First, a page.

The overall objective of this application is to continue and to strengthen an existing MHIRT program that has successfully contributed to the development of a cadre of young investigators to address disparities in mental health care for U.S. Latinos with serious mental illness. To accomplish this objective, we seek: (a) to recruit the very best young researchers from groups underrepresented in biomedical, behavioral, clinical and social sciences, particularly Latinos; (b) to help the trainees develop the research and professional skills to reduce and eliminate disparities in the mental health care for Latinos; and (c) to increase the number of persons from underrepresented groups, especially Latinos, who receive research oriented doctoral degrees. The doctoral programs within USC's Clinical Psychology Program, USC's School of Social Work, and UCLA's Clinical Psychology Program will serve as the home institutions. Most participating faculty (Mentors and Advisory Committee Members) are from these departments/schools. The applicant pool will be drawn from throughout our nation's universities and colleges as reflected in our applicant pool over the last 4 years in which 353 persons applied. A total of 7 undergraduate trainees and 2 graduate trainees will be recruited each year. The School of Medicine at the Benemerita Universidad Autonoma de Puebla, in Mexico will serve as the primary foreign home institution for 7 trainees each year. El Instituto Nacional de Psiquiatria will serve as a secondary site with 2 trainees each year. The training is organized to reflect the 3 general domains of determinants of health disparities as defined by the 2002 Institute of Medicine Report Unequal Treatment (individual factors, health systems, and provider discrimination) and to reflect the 3 significant pathways to mental health care (illness onset, social networks [e.g., families], and provision of services). Trainees will first receive an intensive 1-week seminar at USC in the study of disparities in Latino mental health care delivered by a multidisciplinary group of faculty from both USC and UCLA. Following the first week, trainees will then travel to Puebla or Mexico City to complete a 10-week program during which they will immerse themselves in the parent projects pertaining to the 3 main pathways to care.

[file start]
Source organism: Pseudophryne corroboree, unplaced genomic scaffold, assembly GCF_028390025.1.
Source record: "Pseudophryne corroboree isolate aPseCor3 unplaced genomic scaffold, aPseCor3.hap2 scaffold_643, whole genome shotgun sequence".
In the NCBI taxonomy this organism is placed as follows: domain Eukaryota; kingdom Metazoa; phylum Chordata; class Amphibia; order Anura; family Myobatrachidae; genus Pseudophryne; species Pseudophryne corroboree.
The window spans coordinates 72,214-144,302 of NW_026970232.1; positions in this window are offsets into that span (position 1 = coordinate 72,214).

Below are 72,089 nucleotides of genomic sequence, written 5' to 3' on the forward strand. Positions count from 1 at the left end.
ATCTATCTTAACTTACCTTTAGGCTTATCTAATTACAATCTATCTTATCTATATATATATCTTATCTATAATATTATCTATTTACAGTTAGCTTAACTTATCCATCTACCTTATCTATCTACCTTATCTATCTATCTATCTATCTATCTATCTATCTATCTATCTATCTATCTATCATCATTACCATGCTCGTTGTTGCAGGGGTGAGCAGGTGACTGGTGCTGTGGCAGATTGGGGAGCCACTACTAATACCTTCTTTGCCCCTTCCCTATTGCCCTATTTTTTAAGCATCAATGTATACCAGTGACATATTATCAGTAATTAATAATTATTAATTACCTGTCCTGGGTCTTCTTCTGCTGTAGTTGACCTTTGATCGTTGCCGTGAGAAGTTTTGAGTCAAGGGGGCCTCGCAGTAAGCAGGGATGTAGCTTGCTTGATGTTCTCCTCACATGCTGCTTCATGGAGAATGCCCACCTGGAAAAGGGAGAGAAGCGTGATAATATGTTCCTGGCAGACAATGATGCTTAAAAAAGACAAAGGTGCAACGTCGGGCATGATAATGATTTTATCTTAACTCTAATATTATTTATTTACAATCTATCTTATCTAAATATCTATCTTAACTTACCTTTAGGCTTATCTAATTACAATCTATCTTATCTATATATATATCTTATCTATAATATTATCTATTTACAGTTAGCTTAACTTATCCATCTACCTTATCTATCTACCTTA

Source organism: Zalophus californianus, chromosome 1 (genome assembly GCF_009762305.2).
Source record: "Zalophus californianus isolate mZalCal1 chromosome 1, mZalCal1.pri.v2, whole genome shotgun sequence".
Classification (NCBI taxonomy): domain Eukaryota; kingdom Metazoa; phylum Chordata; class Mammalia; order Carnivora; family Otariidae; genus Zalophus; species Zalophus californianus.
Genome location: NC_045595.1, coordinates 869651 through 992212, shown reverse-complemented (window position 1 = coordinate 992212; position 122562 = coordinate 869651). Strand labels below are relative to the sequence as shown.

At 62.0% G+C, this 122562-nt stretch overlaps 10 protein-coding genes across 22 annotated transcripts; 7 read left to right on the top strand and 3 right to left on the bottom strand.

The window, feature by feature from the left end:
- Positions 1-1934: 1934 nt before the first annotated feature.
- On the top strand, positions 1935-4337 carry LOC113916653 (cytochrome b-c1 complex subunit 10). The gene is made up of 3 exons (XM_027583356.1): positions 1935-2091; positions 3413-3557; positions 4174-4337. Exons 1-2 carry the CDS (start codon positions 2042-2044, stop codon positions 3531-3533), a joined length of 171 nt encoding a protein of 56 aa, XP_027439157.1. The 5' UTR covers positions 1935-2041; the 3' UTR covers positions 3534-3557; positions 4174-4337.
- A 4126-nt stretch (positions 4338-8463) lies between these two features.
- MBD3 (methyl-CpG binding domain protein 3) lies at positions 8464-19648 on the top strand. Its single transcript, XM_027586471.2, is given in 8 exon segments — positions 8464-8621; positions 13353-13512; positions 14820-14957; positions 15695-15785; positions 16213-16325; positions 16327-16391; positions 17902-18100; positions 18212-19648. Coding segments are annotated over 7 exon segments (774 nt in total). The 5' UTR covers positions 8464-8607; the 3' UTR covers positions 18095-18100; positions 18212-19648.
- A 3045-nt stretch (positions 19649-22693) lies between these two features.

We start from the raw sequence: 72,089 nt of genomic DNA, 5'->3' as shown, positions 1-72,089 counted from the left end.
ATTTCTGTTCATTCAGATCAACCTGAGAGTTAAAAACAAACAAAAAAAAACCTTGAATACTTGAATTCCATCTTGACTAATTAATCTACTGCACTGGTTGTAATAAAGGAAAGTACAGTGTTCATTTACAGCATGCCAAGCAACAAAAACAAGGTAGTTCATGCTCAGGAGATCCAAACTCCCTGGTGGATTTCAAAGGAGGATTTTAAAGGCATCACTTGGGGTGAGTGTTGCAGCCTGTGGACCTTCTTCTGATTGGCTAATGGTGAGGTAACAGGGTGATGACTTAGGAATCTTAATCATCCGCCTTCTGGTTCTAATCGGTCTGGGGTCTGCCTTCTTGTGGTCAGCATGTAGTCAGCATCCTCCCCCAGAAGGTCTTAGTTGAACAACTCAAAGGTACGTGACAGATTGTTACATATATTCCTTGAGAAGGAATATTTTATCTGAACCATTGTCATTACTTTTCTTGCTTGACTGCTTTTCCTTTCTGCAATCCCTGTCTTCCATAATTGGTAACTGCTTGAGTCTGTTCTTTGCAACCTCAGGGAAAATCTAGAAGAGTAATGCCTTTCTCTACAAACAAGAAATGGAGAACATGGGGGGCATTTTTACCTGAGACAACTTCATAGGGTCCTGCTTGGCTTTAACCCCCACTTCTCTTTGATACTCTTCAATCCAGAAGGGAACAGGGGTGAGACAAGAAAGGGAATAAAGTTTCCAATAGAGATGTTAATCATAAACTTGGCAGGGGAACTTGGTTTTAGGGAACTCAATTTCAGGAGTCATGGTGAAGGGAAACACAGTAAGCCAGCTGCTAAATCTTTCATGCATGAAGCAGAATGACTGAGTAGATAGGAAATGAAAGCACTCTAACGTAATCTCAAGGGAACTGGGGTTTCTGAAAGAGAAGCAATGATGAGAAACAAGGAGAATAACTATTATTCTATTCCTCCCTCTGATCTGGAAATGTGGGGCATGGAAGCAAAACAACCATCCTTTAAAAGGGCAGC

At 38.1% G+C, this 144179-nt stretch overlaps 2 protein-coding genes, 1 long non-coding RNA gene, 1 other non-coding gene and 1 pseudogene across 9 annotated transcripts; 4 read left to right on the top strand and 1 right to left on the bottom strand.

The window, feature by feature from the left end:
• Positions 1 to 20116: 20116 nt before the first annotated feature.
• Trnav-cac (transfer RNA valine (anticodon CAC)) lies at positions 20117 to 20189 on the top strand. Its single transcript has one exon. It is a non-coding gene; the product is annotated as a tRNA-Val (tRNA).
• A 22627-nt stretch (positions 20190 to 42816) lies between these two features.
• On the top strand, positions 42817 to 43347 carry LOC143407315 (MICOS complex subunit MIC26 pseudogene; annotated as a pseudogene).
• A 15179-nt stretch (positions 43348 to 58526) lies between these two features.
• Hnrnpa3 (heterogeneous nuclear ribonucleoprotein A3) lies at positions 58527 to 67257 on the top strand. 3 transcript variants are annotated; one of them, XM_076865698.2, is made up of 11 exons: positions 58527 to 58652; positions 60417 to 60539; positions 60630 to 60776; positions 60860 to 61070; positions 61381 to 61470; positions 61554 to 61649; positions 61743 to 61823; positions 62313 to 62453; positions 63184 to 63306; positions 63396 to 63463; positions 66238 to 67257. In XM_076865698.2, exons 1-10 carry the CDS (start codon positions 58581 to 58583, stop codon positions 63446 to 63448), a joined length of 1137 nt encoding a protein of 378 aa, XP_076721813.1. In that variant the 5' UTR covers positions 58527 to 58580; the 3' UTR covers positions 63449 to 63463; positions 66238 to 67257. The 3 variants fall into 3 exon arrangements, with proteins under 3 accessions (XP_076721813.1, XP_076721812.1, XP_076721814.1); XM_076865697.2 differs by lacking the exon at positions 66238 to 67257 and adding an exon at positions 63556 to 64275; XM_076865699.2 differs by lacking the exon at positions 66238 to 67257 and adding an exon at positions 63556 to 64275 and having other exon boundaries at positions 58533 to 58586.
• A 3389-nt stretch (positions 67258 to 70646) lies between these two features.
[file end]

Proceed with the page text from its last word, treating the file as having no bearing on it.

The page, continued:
The training program will develop researchers to address disparities in mental health care for Latinos, specifically their limited use of mental health services and poor quality of mental health care. In addition, the program will increase the number of Latino investigators with the necessary research and professional skills to eliminate such disparities.
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